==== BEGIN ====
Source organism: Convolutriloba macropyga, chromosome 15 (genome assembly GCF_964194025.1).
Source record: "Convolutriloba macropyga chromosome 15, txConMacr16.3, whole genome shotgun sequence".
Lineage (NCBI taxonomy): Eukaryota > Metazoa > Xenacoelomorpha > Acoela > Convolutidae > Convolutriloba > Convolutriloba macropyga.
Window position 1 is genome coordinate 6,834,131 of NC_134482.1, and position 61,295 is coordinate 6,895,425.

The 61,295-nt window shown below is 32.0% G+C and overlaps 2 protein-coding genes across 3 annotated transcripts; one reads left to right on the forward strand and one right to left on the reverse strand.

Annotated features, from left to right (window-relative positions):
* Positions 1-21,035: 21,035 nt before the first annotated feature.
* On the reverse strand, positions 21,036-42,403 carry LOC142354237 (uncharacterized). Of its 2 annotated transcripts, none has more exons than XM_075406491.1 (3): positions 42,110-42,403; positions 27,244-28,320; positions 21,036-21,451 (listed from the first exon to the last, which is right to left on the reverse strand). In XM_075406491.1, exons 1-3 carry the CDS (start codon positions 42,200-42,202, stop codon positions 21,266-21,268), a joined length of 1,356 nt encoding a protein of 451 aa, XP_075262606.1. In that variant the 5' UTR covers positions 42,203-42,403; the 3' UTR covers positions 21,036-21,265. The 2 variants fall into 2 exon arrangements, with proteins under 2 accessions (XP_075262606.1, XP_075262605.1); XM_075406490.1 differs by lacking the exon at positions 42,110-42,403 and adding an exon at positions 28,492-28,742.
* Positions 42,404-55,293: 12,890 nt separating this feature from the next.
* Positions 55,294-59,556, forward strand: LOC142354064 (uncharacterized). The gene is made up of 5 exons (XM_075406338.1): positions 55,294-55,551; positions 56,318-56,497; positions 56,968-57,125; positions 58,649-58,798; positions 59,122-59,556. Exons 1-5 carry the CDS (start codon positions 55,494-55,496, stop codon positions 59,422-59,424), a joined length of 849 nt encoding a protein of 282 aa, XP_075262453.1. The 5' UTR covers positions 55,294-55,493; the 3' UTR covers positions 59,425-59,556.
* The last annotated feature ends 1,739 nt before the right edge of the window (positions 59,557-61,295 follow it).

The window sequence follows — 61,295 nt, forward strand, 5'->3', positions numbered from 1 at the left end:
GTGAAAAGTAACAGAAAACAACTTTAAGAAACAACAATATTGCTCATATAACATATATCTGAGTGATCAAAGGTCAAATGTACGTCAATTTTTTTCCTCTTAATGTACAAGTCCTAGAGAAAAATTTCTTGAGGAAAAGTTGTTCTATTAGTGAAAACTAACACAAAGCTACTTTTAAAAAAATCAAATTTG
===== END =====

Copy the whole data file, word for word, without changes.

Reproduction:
Source organism: Convolutriloba macropyga, chromosome 15 (genome assembly GCF_964194025.1).
Source record: "Convolutriloba macropyga chromosome 15, txConMacr16.3, whole genome shotgun sequence".
Lineage (NCBI taxonomy): Eukaryota > Metazoa > Xenacoelomorpha > Acoela > Convolutidae > Convolutriloba > Convolutriloba macropyga.
Window position 1 is genome coordinate 6,834,131 of NC_134482.1, and position 61,295 is coordinate 6,895,425.

The 61,295-nt window shown below is 32.0% G+C and overlaps 2 protein-coding genes across 3 annotated transcripts; one reads left to right on the forward strand and one right to left on the reverse strand.

Annotated features, from left to right (window-relative positions):
* Positions 1-21,035: 21,035 nt before the first annotated feature.
* On the reverse strand, positions 21,036-42,403 carry LOC142354237 (uncharacterized). Of its 2 annotated transcripts, none has more exons than XM_075406491.1 (3): positions 42,110-42,403; positions 27,244-28,320; positions 21,036-21,451 (listed from the first exon to the last, which is right to left on the reverse strand). In XM_075406491.1, exons 1-3 carry the CDS (start codon positions 42,200-42,202, stop codon positions 21,266-21,268), a joined length of 1,356 nt encoding a protein of 451 aa, XP_075262606.1. In that variant the 5' UTR covers positions 42,203-42,403; the 3' UTR covers positions 21,036-21,265. The 2 variants fall into 2 exon arrangements, with proteins under 2 accessions (XP_075262606.1, XP_075262605.1); XM_075406490.1 differs by lacking the exon at positions 42,110-42,403 and adding an exon at positions 28,492-28,742.
* Positions 42,404-55,293: 12,890 nt separating this feature from the next.
* Positions 55,294-59,556, forward strand: LOC142354064 (uncharacterized). The gene is made up of 5 exons (XM_075406338.1): positions 55,294-55,551; positions 56,318-56,497; positions 56,968-57,125; positions 58,649-58,798; positions 59,122-59,556. Exons 1-5 carry the CDS (start codon positions 55,494-55,496, stop codon positions 59,422-59,424), a joined length of 849 nt encoding a protein of 282 aa, XP_075262453.1. The 5' UTR covers positions 55,294-55,493; the 3' UTR covers positions 59,425-59,556.
* The last annotated feature ends 1,739 nt before the right edge of the window (positions 59,557-61,295 follow it).

The window sequence follows — 61,295 nt, forward strand, 5'->3', positions numbered from 1 at the left end:
GTGAAAAGTAACAGAAAACAACTTTAAGAAACAACAATATTGCTCATATAACATATATCTGAGTGATCAAAGGTCAAATGTACGTCAATTTTTTTCCTCTTAATGTACAAGTCCTAGAGAAAAATTTCTTGAGGAAAAGTTGTTCTATTAGTGAAAACTAACACAAAGCTACTTTTAAAAAAATCAAATTTG